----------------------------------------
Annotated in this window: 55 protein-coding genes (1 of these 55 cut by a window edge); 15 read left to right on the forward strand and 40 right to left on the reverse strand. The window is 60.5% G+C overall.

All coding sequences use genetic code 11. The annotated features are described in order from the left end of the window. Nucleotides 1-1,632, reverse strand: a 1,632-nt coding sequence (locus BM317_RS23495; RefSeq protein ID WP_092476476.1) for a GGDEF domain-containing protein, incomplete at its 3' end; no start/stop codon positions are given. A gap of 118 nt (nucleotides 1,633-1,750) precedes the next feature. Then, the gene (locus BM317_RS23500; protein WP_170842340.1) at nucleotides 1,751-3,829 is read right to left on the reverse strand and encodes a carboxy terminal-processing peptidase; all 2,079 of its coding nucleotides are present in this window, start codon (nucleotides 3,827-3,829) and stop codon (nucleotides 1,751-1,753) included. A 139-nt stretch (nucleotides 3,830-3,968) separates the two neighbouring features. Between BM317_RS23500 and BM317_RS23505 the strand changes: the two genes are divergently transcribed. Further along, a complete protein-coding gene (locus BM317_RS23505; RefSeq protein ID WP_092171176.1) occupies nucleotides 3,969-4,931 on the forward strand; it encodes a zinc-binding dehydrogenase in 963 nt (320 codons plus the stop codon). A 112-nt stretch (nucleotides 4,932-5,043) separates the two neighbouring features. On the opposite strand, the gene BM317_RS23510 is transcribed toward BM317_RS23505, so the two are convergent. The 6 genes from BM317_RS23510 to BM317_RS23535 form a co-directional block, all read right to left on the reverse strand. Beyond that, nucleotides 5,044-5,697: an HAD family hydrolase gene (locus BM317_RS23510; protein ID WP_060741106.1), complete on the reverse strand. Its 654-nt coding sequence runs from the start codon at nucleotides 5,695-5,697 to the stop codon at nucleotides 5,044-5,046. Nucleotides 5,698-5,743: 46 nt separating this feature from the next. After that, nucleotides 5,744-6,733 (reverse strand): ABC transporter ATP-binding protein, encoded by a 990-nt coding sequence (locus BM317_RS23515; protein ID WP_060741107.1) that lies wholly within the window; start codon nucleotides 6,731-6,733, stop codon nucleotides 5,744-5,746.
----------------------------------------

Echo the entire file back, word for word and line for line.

Annotated in this window: 55 protein-coding genes (1 of these 55 cut by a window edge); 15 read left to right on the forward strand and 40 right to left on the reverse strand. The window is 60.5% G+C overall.

All coding sequences use genetic code 11. The annotated features are described in order from the left end of the window. Nucleotides 1-1,632, reverse strand: a 1,632-nt coding sequence (locus BM317_RS23495; RefSeq protein ID WP_092476476.1) for a GGDEF domain-containing protein, incomplete at its 3' end; no start/stop codon positions are given. A gap of 118 nt (nucleotides 1,633-1,750) precedes the next feature. Then, the gene (locus BM317_RS23500; protein WP_170842340.1) at nucleotides 1,751-3,829 is read right to left on the reverse strand and encodes a carboxy terminal-processing peptidase; all 2,079 of its coding nucleotides are present in this window, start codon (nucleotides 3,827-3,829) and stop codon (nucleotides 1,751-1,753) included. A 139-nt stretch (nucleotides 3,830-3,968) separates the two neighbouring features. Between BM317_RS23500 and BM317_RS23505 the strand changes: the two genes are divergently transcribed. Further along, a complete protein-coding gene (locus BM317_RS23505; RefSeq protein ID WP_092171176.1) occupies nucleotides 3,969-4,931 on the forward strand; it encodes a zinc-binding dehydrogenase in 963 nt (320 codons plus the stop codon). A 112-nt stretch (nucleotides 4,932-5,043) separates the two neighbouring features. On the opposite strand, the gene BM317_RS23510 is transcribed toward BM317_RS23505, so the two are convergent. The 6 genes from BM317_RS23510 to BM317_RS23535 form a co-directional block, all read right to left on the reverse strand. Beyond that, nucleotides 5,044-5,697: an HAD family hydrolase gene (locus BM317_RS23510; protein ID WP_060741106.1), complete on the reverse strand. Its 654-nt coding sequence runs from the start codon at nucleotides 5,695-5,697 to the stop codon at nucleotides 5,044-5,046. Nucleotides 5,698-5,743: 46 nt separating this feature from the next. After that, nucleotides 5,744-6,733 (reverse strand): ABC transporter ATP-binding protein, encoded by a 990-nt coding sequence (locus BM317_RS23515; protein ID WP_060741107.1) that lies wholly within the window; start codon nucleotides 6,731-6,733, stop codon nucleotides 5,744-5,746.